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Big Cities, Bright Lights And Up To 1 Billion Bird Collisions

One World Trade Center (WTC) stands in the lower Manhattan skyline as birds fly over the Hudson River in Hoboken, New Jersey, on Feb. 8, 2019. (Michael Nagle/Bloomberg via Getty Images)
One World Trade Center (WTC) stands in the lower Manhattan skyline as birds fly over the Hudson River in Hoboken, New Jersey, on Feb. 8, 2019. (Michael Nagle/Bloomberg via Getty Images)

Up to 1 billion birds die from building collisions each year in the United States, and according to a new study, bright lights in big cities are making the problem worse.

The study, published this month in the journal Frontiers in Ecology and the Environment, examined two-decades of satellite data and weather radar technology to determine which cities are the most dangerous for birds. The study focused on light pollution levels, because wherever birds can become attracted to and disoriented by lights, the more likely they are to crash into buildings.

The study found that the most fatal bird strikes are happening in Chicago. Houston and Dallas are the next cities to top the list as the most lethal. One of the study's authors, Kyle Horton, a postdoctoral fellow at Cornell University, called the cities a "hotspot of migratory action," adding, "they are sitting in this primary central corridor that most birds are moving through spring and fall."

New York City, Los Angeles, St. Louis and Minneapolis are also dangerous cities for birds, all in the top 10 of the list for both migration periods.

Collisions are the most prevalent during the two migration periods, one in the spring and one in the fall. More than 4 billion birds migrate across the United States per migration period, according to Horton.

For Chicago, more than 250 different bird species migrate through the city, adding up to 5 million overall for each migration period.

"Many of these birds are already in serious decline for other reasons," said Annette Prince, director of the Chicago Bird Collision Monitors, a local conservation group. "So when they're hitting buildings, this is adding to the loss of the healthy members of their species by needless collision."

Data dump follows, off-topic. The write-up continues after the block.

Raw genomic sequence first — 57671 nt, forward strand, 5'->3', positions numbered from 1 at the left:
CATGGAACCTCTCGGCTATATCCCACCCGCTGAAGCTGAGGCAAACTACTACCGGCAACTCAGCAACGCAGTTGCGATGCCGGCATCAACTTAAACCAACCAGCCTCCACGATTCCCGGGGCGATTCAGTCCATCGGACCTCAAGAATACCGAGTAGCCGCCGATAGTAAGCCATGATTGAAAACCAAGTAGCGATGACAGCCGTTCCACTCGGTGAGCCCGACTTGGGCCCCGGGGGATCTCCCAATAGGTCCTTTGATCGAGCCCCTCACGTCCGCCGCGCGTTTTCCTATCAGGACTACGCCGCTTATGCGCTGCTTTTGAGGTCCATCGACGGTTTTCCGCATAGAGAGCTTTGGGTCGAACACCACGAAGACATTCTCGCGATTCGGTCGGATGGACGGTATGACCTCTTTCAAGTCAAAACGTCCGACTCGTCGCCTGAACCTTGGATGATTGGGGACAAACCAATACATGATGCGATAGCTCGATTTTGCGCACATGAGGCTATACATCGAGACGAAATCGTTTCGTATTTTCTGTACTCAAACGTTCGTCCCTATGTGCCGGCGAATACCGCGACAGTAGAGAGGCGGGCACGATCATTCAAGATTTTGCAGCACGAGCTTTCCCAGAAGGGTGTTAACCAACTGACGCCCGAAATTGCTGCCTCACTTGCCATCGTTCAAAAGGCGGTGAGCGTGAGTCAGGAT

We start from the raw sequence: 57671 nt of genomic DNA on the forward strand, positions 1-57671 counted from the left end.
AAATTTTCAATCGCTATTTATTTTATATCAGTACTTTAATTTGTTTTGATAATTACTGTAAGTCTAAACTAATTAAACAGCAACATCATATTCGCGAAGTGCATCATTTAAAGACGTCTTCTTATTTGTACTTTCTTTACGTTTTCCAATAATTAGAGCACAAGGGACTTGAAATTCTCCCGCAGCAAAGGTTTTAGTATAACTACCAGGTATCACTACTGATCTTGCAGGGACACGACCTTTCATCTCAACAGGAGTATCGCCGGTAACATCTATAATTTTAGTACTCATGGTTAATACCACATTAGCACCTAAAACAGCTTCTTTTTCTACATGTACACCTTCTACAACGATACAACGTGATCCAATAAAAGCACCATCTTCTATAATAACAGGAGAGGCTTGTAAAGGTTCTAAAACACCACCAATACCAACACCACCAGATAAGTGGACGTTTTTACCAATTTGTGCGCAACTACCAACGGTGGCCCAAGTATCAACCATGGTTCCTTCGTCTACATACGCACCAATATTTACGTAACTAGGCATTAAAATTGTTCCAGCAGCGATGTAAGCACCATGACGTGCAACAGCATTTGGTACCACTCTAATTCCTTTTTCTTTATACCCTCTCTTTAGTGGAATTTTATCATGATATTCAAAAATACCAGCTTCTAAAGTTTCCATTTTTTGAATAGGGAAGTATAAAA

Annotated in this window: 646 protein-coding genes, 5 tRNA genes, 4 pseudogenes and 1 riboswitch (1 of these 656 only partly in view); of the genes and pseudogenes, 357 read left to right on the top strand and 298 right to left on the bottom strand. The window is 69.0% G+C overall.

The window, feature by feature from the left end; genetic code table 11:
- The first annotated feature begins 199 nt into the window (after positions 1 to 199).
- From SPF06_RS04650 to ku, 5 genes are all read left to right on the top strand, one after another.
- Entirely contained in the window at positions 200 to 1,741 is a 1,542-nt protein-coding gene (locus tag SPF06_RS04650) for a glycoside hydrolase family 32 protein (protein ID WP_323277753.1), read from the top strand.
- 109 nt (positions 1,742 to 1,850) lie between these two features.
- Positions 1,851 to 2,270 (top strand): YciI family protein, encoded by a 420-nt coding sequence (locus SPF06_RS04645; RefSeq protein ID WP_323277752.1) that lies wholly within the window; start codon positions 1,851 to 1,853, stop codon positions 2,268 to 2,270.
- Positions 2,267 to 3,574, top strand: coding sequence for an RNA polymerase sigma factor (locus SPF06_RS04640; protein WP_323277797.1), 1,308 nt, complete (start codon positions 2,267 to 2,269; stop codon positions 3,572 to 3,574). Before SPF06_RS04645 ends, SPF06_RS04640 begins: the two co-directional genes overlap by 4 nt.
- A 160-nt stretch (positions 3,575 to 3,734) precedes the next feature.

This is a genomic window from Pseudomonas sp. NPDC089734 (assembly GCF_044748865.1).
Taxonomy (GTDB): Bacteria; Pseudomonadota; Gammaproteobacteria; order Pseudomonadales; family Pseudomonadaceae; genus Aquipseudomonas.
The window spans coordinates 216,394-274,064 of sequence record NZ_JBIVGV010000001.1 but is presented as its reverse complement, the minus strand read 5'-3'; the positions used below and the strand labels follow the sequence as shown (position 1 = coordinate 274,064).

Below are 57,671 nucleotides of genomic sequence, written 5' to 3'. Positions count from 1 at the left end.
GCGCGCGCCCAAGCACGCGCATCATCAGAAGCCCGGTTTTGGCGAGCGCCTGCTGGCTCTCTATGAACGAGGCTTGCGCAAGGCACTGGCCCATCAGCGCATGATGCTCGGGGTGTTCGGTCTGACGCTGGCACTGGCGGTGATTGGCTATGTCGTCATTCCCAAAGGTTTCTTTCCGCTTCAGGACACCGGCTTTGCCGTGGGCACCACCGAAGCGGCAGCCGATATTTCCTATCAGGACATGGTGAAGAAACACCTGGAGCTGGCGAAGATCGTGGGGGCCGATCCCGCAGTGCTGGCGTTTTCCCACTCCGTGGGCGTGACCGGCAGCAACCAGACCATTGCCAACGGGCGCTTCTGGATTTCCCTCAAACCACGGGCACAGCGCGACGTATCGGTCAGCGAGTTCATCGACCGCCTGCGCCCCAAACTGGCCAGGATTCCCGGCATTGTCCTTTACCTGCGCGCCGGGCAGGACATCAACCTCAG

Prince's organization finds 5,000 to 6,000 birds per year in the 1-square-mile they search in downtown Chicago. Sixty percent of the birds they find are dead upon impact.

Another study published last week found that some bird species are more likely to fall suspect to building collisions. Songbirds that produce faint chirps – called flight calls – during nighttime migration collide with lit buildings more often than other species that don't produce the chirps, according to a study by researchers at the University of Michigan. This is because data shows the birds disoriented by the artificial light send out flight calls, luring other birds to their inevitable death.

In recent years, there have been efforts to cut down on lethal collisions of birds into skyscrapers. The National Audubon Society runs a "Lights Out" campaign and partners with local chapters to promote individuals to turn off their lights from 11 p.m. to dawn during migration periods.

Prince said reducing urban light is extremely important in the effort to cut down on building collisions.

"At night when the majority of these birds migrate they have a fatal attraction to the urban areas," she said.

But suburban areas are also impacted.

"It's not just the skyscrapers that are the issue, it could be, you know, residences," Horton said. "So if you can turn off your lights it can make a difference at a local level as well."

The Cornell Lab of Ornithology also has a map showing bird migrations in real time, so individuals can go onto the website and see when they should turn off their lights.

"It's within our power to make sure that we give these birds a better chance," Prince said. "They really do deserve a better fate."

Copyright NPR 2019.

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